Tito Melara

An Immigrant's Experience in Viet Nam

Profilers: Christopher Orenic and Danielle Then

Preface

Due to Tito’s distance from Los Angeles, this interview was conducted via Skype. Before beginning the interview, Tito asked if the interviewers would like to hear a song, and when he received a positive response, he chose to sing something that he had learned in his youth, ‘La Malagueña’.

A Song from El Salvador

La Malagueña
Ellos me quieren mirar
Pero si tu no los dejas
Pero si tu no los dejas
Ni siquiera parader 

“Your eyes want to look at me, but you won’t let them, you won’t let them, you won’t even blink.”

We Had to Protect Our Freedom

Interviewer: Do you want to tell us about, when you first got to Viet Nam, what your kind of experience was? Or you can tell us about your training before and then your transition into actually going to Viet Nam.

Tito: Well, um, of course, everybody that joined the military, they have to go through basic training. In basic training, they teach you everything there is to know concerning your ability to use any arms. You know, your rifle, your gun, your bayonet, whatever there is, because you know they teach you how to protect against the enemy. In case, you know, you deploy to a war zone. So they teach you all that, and you’ve got to learn. You better learn fast, because you never know when you are going to use whatever you are taught to do. You are actually protecting yourself and protecting your fellow soldiers.

Interviewer: What was your view of the war? What did you think about having to fight against the Vietnamese when you were there?

Tito: Good question, I never thought about that before, myself. All I know is that I had work to do. I had an assignment to do, and that was to serve our military active years, which is 2 years with the Army. And that’s all I knew concerning my general view of it. You know, I had to put in 2 years of active duty in the service. Whether it was the Army, Navy, Marines… whatever, but that was my assignment then in my life, at that point.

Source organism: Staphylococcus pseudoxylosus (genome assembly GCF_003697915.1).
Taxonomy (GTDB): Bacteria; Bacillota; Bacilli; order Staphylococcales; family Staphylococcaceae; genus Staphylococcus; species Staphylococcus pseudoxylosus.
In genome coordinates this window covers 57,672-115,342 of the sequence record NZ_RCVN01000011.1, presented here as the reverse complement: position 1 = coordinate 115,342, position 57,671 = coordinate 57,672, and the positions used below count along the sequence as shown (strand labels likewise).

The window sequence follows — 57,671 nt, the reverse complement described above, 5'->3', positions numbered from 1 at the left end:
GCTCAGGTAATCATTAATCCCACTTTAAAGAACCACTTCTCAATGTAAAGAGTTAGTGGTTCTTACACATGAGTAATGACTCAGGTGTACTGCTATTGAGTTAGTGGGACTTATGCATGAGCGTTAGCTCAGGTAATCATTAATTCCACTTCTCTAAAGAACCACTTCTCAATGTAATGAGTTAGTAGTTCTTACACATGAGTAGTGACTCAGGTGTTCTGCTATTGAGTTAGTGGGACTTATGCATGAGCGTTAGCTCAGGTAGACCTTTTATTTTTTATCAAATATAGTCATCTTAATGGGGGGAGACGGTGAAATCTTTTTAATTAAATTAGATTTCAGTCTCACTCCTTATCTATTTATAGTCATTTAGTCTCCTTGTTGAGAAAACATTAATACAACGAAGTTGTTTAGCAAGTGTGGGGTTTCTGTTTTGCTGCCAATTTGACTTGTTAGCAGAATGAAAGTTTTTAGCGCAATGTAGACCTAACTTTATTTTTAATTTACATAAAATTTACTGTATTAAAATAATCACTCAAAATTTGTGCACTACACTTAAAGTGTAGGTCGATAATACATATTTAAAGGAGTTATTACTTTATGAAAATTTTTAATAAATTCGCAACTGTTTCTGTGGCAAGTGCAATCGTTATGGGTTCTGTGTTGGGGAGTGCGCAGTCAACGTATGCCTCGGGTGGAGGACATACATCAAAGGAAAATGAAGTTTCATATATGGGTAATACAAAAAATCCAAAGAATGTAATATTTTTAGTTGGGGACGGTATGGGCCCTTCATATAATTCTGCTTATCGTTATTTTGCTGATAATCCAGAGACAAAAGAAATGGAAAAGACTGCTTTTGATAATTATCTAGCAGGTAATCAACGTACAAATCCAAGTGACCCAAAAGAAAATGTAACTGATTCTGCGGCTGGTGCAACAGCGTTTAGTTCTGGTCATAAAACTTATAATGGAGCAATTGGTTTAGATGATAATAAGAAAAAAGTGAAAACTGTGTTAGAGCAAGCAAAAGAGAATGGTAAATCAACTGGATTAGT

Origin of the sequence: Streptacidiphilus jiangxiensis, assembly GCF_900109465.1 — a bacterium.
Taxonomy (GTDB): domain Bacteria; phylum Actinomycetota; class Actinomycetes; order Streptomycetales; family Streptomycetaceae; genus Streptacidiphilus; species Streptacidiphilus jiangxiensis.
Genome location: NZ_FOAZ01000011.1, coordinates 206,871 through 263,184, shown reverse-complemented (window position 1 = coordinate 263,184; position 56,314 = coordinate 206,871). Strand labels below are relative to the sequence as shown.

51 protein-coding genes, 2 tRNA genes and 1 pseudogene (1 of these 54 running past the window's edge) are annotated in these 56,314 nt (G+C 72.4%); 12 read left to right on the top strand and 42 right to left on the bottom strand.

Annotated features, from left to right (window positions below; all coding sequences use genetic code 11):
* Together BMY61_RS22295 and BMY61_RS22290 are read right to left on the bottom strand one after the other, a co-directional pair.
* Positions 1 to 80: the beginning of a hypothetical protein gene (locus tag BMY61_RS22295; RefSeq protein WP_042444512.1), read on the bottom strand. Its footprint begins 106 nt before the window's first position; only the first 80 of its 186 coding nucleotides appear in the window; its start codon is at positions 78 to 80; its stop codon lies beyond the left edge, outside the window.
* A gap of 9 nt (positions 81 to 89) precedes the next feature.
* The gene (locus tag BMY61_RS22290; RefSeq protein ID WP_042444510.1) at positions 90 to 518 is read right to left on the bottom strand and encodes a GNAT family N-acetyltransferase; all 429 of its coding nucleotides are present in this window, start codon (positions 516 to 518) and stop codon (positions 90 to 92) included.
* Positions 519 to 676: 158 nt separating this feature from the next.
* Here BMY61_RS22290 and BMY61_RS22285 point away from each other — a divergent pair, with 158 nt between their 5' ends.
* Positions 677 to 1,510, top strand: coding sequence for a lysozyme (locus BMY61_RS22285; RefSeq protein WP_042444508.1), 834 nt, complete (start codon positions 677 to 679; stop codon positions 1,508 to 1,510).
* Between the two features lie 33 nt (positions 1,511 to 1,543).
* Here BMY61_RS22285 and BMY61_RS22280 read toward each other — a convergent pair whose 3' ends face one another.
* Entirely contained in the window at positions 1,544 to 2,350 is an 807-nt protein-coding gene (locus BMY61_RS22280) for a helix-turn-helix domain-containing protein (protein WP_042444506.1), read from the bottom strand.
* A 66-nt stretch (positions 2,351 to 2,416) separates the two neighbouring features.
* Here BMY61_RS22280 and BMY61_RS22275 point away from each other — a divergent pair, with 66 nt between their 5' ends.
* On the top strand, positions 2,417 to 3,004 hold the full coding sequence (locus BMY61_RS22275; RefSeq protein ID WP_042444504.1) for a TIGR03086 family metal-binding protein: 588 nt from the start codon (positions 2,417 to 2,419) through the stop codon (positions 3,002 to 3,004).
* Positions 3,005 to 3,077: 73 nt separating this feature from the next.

Sort of like my citizenship obligation, even though I wasn’t a citizen yet. But I felt that I was contributing to keep our way of freedom. Fighting for our freedom. Freedom is not free. We have to protect our freedom, and our military is part of that part that we had to depend upon, so we don’t get overwhelmed by other ideologies, that kind of thing. Our country, our way of life, we have freedom of expression. We have freedom of worship, whatever we want to worship, whether it’s our lord Jesus Christ, or whatever people want to worship. This is part of our military to protect that part of our lives, I think.

It Was My Commitment

Interviewer: How did you feel once you knew you were drafted?

Tito: When I was drafted, actually, I felt that it was my commitment. You know, I signed for it actually, before I knew that I was going to be drafted. And once I was called in, I thought that maybe that’s what everybody’s supposed to do, you know anybody that came in from another country… and I was just, you know, just fulfilling my commitments to being here, in this new country, the US.

Interviewer: Did you know anything about Viet Nam before you were drafted, or before you actually went there? 

Tito: No, not necessarily, the only thing I knew was that our forces were involved in that part of the world for whatever reasons. I didn’t know that. No, I didn’t know anything about that, but I knew about the war going on, and actually, it wasn’t really a full-blown war, then. It was just, kind of like, beginning. That was back in 1965.

Interviewer: Could you just talk about your experience in Viet Nam, when you were there? Anything.